Using Search Analytics to Diagnose What’s Ailing your Information Architecture


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Presented by Lou Rosenfeld and Rich Wiggins at the 2007 ASIS&T IA Summit, Las Vegas, Nevada, USA, March 24, 2007.

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  • Louis, Rich, very nicely done. I enjoyed seeing everything put together in a single place. I am working hard on simplifying this process for clients, but it's never easy. There is a rather strong 'chasm' to cross before people realize that 'a-ha' moment where the first few improvements bear fruit. A systematic method is required because of the way so many of us have to switch gears so often, so I think in-house analytics professionals stand the best chance of successfully deploying comprehensive strategies based on these recommendations. But, still, even as a consultant I am trying to put it in a 'box' I can bring to the table... Scott of someday I may succeed!
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  • Understanding the long tail of search and the concept of best bets. I like this.
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Using Search Analytics to Diagnose What’s Ailing your Information Architecture

  1. Using Search Analytics to Diagnose What’s Ailing your Information Architecture ASIS&T IA Summit Las Vegas, Nevada March 24, 2007 Rich Wiggins & Lou Rosenfeld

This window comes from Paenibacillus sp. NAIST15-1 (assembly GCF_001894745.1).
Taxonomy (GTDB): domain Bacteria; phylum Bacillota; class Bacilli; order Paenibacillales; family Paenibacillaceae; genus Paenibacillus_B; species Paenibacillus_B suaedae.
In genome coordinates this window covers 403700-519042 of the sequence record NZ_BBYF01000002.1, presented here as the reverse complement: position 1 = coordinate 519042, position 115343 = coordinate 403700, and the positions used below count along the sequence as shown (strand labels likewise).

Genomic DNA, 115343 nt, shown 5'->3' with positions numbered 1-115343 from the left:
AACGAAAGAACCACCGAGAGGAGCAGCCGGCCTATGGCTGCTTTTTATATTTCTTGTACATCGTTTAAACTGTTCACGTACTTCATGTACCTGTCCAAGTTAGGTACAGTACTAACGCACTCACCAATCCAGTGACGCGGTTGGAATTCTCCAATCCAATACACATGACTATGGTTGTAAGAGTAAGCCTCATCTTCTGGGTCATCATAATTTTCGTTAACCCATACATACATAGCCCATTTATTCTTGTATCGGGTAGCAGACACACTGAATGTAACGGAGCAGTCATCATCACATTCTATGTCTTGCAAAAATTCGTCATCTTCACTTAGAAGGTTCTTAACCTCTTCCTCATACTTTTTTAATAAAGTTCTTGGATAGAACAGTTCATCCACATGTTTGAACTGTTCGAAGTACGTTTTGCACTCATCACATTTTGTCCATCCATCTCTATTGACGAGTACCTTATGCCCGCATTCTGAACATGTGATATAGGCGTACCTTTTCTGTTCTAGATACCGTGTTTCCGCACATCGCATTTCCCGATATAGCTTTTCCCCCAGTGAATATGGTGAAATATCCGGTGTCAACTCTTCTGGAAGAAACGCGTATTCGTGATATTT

2. Trying to Fit into the IA Summit 2007 Theme… Rich Information Rich Interaction Rich Relationships Rich Wiggins
  3. Thesis <ul><li>By analyzing search logs, you engage in a conversation with your customers </li></ul><ul><li>At best, it’s a two way conversation: </li></ul><ul><ul><li>Your users tell you what they seek </li></ul></ul><ul><ul><li>You tune your search engine (and your site) to give them what they seek the most </li></ul></ul><ul><li>If you’re not analyzing your search logs, then you aren’t listening to your customers </li></ul><ul><li>Search is too important to leave in the hands of robots </li></ul>
  4. The Wonderful Things Search Engines Do <ul><li>Help harness massive amounts of content </li></ul><ul><ul><li>Thousands, millions, billions of URLs </li></ul></ul><ul><li>Cut across barriers </li></ul><ul><ul><li>Document structure </li></ul></ul><ul><ul><li>Topical structure </li></ul></ul><ul><ul><li>Institutional structure, silos </li></ul></ul>